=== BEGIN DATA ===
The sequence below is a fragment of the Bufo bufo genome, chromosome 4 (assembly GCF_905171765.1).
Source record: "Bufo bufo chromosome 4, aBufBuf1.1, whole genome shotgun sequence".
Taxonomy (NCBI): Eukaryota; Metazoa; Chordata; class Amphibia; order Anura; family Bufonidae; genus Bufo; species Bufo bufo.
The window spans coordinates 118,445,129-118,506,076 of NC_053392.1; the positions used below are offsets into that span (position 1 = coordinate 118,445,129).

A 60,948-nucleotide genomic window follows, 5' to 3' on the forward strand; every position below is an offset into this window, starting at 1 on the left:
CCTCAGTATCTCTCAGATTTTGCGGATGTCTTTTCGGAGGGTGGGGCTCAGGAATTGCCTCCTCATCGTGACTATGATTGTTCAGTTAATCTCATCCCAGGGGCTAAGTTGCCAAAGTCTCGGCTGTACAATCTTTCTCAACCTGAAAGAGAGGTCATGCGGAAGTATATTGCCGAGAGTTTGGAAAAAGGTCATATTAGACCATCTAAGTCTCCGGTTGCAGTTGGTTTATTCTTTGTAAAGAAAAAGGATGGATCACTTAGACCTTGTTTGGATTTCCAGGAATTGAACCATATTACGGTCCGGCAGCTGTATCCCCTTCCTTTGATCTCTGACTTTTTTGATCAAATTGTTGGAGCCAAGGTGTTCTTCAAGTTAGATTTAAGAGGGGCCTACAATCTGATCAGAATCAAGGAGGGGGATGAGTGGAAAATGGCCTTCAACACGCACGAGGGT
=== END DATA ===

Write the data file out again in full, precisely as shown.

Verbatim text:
The sequence below is a fragment of the Bufo bufo genome, chromosome 4 (assembly GCF_905171765.1).
Source record: "Bufo bufo chromosome 4, aBufBuf1.1, whole genome shotgun sequence".
Taxonomy (NCBI): Eukaryota; Metazoa; Chordata; class Amphibia; order Anura; family Bufonidae; genus Bufo; species Bufo bufo.
The window spans coordinates 118,445,129-118,506,076 of NC_053392.1; the positions used below are offsets into that span (position 1 = coordinate 118,445,129).

A 60,948-nucleotide genomic window follows, 5' to 3' on the forward strand; every position below is an offset into this window, starting at 1 on the left:
CCTCAGTATCTCTCAGATTTTGCGGATGTCTTTTCGGAGGGTGGGGCTCAGGAATTGCCTCCTCATCGTGACTATGATTGTTCAGTTAATCTCATCCCAGGGGCTAAGTTGCCAAAGTCTCGGCTGTACAATCTTTCTCAACCTGAAAGAGAGGTCATGCGGAAGTATATTGCCGAGAGTTTGGAAAAAGGTCATATTAGACCATCTAAGTCTCCGGTTGCAGTTGGTTTATTCTTTGTAAAGAAAAAGGATGGATCACTTAGACCTTGTTTGGATTTCCAGGAATTGAACCATATTACGGTCCGGCAGCTGTATCCCCTTCCTTTGATCTCTGACTTTTTTGATCAAATTGTTGGAGCCAAGGTGTTCTTCAAGTTAGATTTAAGAGGGGCCTACAATCTGATCAGAATCAAGGAGGGGGATGAGTGGAAAATGGCCTTCAACACGCACGAGGGT